Research is ongoing, but studies have pointed to “gut health” as impacting not only the digestive system, but the immune system as well. A 2016 study published in the International Journal of Food Sciences and Nutrition found that consuming different strains of probiotics over an eight-week period could reduce body weight and BMI, which are two caution areas related to diabetes, heart disease, and some cancers. Studies at Johns Hopkins have revealed an altering of blood pressure when different gut bacteria are produced in mice, rats, and people. Good gut bacteria have also been known to help reduce allergy symptoms, inflammation, and skin issues, like acne. Experts have been looking at the effects of probiotics on mood and stress, too.
High cholesterol, diabetes, high blood pressure, smoking, and weight gain can all play significant roles when it comes to heart disease and stroke. PAD — also called Peripheral Vascular Disease (PVD) — is another concerning condition to be aware of and avoid, because it’s often overlooked and undiagnosed.
According to the American Heart Association, heart disease is the number one cause of death in the world, and the leading cause of death in the U.S., killing over 366,800 Americans a year (about one every 43 seconds). It’s the number one killer of women in the U.S., taking more lives than all forms of cancer combined. Heart issues in women can be more subtle. That’s dangerous, because women often misread the trouble signs while having an actual heart attack for things like acid reflux or flu. In fact, 64 percent of women who die from coronary heart disease (a narrowing of the arteries or blood vessels that supply oxygen-rich blood to the heart) had no previous symptoms. And heart disease is also the number one killer of men. (It doesn’t discriminate.)
Loaded with probiotic goodness, red miso (not white), a Japanese cooking staple made from fermented soy beans, is the star here (for more flavor and texture). At just 179 calories per serving, 34 g carbs, zero cholesterol, 4 g of total fat (none saturated), 11 g of fiber, and 9 g of protein, use this soup as a starter, or as a main meal with a salad, and whole-grain sourdough bread.
Note: Skip any added salt, as the miso is salty enough (743 mg). Monitor your salt intake that day, to stay under the recommended daily sodium limit of 2,300 mg (1,500, if you have high blood pressure).
This light, Asian-influenced dressing gets its creaminess from Greek yogurt, and its tang from the blend of lemon and ginger. It’s an easy, quick, and tasty paring with any mixed greens combo, with just 33 calories, 1 g of carbohydrate, zero cholesterol, 2.5 g of total fat, 2 g of protein, and 2 g of sugar. (And why couldn’t you drizzle it on chicken or seafood as well?!)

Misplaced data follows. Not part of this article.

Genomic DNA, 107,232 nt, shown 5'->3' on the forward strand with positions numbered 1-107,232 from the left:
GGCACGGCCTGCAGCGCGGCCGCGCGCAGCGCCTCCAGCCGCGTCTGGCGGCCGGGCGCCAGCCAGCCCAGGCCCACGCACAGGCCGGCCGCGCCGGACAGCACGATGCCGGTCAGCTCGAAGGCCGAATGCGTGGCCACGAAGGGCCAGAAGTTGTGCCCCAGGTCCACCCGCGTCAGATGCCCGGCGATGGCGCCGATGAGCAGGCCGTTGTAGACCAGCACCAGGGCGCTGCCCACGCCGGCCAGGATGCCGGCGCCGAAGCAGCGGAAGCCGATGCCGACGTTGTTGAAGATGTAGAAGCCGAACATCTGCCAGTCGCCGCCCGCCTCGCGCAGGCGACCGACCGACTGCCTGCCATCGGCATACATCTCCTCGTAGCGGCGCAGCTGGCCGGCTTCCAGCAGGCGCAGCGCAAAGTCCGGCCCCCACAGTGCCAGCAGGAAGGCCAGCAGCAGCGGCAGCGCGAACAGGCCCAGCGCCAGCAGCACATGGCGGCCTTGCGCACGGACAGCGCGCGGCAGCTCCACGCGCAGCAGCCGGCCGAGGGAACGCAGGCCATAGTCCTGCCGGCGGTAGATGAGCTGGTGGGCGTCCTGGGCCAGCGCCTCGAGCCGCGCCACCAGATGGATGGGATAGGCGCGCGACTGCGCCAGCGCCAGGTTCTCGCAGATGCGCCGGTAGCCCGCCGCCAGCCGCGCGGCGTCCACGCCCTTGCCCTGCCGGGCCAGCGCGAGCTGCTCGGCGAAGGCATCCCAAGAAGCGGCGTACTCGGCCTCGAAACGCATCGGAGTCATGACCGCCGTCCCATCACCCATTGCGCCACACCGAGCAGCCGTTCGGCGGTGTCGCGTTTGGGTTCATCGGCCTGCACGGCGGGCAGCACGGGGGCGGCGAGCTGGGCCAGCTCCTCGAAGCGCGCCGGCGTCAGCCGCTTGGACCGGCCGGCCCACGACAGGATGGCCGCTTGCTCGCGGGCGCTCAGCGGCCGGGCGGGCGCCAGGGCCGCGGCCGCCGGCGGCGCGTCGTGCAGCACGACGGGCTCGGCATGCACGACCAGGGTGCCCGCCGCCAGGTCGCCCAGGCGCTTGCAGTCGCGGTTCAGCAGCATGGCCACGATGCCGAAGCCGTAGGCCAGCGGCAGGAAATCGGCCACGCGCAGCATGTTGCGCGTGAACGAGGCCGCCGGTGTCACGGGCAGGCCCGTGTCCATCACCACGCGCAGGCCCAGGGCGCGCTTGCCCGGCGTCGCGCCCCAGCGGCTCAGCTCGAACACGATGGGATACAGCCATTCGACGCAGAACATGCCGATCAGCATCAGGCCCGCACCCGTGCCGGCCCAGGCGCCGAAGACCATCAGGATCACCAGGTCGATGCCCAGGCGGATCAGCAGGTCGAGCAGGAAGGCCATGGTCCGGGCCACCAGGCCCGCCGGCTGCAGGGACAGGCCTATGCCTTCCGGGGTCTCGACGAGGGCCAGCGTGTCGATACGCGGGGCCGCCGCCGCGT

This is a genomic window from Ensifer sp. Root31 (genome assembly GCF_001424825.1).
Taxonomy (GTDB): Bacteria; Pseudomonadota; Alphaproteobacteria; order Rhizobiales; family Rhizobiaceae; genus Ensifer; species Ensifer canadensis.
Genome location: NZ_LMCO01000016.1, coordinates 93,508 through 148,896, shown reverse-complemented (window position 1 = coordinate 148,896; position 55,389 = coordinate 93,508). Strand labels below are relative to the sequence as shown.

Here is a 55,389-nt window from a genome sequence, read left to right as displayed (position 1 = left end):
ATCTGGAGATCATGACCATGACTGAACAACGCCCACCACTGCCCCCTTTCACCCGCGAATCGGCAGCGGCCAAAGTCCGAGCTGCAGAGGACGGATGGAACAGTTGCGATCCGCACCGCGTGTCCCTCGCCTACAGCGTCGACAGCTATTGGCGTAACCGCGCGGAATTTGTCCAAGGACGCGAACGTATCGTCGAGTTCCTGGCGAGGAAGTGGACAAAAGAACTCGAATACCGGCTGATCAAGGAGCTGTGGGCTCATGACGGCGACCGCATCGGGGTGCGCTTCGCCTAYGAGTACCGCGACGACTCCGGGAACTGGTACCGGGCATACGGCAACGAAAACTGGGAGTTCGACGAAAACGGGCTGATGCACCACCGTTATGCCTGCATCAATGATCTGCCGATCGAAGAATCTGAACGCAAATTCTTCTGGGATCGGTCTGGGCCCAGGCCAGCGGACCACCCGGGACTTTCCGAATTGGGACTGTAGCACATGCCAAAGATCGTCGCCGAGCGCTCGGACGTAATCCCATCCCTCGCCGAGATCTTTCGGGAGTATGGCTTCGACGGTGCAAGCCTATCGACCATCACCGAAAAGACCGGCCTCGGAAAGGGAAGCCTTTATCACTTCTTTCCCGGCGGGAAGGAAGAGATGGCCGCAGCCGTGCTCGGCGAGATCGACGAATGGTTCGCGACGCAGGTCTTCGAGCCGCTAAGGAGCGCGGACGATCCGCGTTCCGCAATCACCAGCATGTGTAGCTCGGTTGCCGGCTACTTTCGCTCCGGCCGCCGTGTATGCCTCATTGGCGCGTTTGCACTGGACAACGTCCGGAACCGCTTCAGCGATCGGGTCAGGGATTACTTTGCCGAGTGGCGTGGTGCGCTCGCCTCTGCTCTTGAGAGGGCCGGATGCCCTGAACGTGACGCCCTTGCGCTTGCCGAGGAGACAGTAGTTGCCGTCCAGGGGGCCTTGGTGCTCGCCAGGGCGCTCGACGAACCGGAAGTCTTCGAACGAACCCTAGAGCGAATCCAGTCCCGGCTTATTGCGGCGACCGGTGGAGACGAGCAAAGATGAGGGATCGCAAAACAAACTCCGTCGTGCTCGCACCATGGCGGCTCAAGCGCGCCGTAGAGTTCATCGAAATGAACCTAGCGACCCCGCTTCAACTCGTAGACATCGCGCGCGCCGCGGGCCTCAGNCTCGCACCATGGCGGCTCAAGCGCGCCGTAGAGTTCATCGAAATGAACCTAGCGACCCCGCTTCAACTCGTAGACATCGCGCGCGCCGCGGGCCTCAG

Obesity brings with it a roster of related health conditions, from cancer, coronary heart disease, high blood pressure, and stroke, to gallbladder disease, mental illness, osteoarthritis, and type 2 diabetes — to name just a few. So it makes sense to try and maintain a healthy weight by eating right and exercising often. For adults, that means working up to working out five days a week for 30 minutes each; kids need 60 minutes of exercise daily.
Whether it’s “over the counter,” or a doctor’s prescription — alcohol and medications don’t mix.
The U.S. statistics on alcohol use behind the wheel are sobering, especially when it comes to the number of car crash deaths each year: According to the Centers for Disease Control and Prevention (CDC), 29 people die in cars each day as a result of drinking and driving. That’s one death every 50 minutes, at an annual cost of more than $44 billion. Additionally, both legal and illegal drugs are involved in about 16 percent of motor vehicle accidents.
Packaged foods often make life easier, when there’s little time or energy to cook. But while you may be beating the clock with getting food on the table at home (or in your cube for lunch at work), you’re likely side-stepping healthier eating. According to the American Heart Association, almost 70 percent of the typical American diet comes from processed and restaurant foods.
Think of this drink as a bit of bubbly, without the buzz. It’s a “mocktail” that’s perfect for someone on a restricted diet, who may be pregnant, or who just wants something refreshing without alcohol added. Of course you could add sparkling wine, but by using club soda or seltzer instead, even the kids can make a toast! Mix in whatever fruit that you like, and get creative. This sparkler comes in at 35 calories, with only 9 g of carbohydrates, zero cholesterol, zero fat, 20 mg of sodium, and just 6 g of sugar. And it’s the perfect “anytime” alternative to sugary soda. Cheers!
Nothing warms you up like soup, and this hearty combination of chicken, potatoes, rice, and veggies hits the spot! At just 224 calories per serving, 42 g carbs, 7 mg of cholesterol, 3 g of fat, 6 g of fiber, and 8 g of protein (along with 855 mg of potassium), make it for a weeknight or weekend dinner. You can later spoon up some leftovers (if you’ve got any!) for lunch the next day.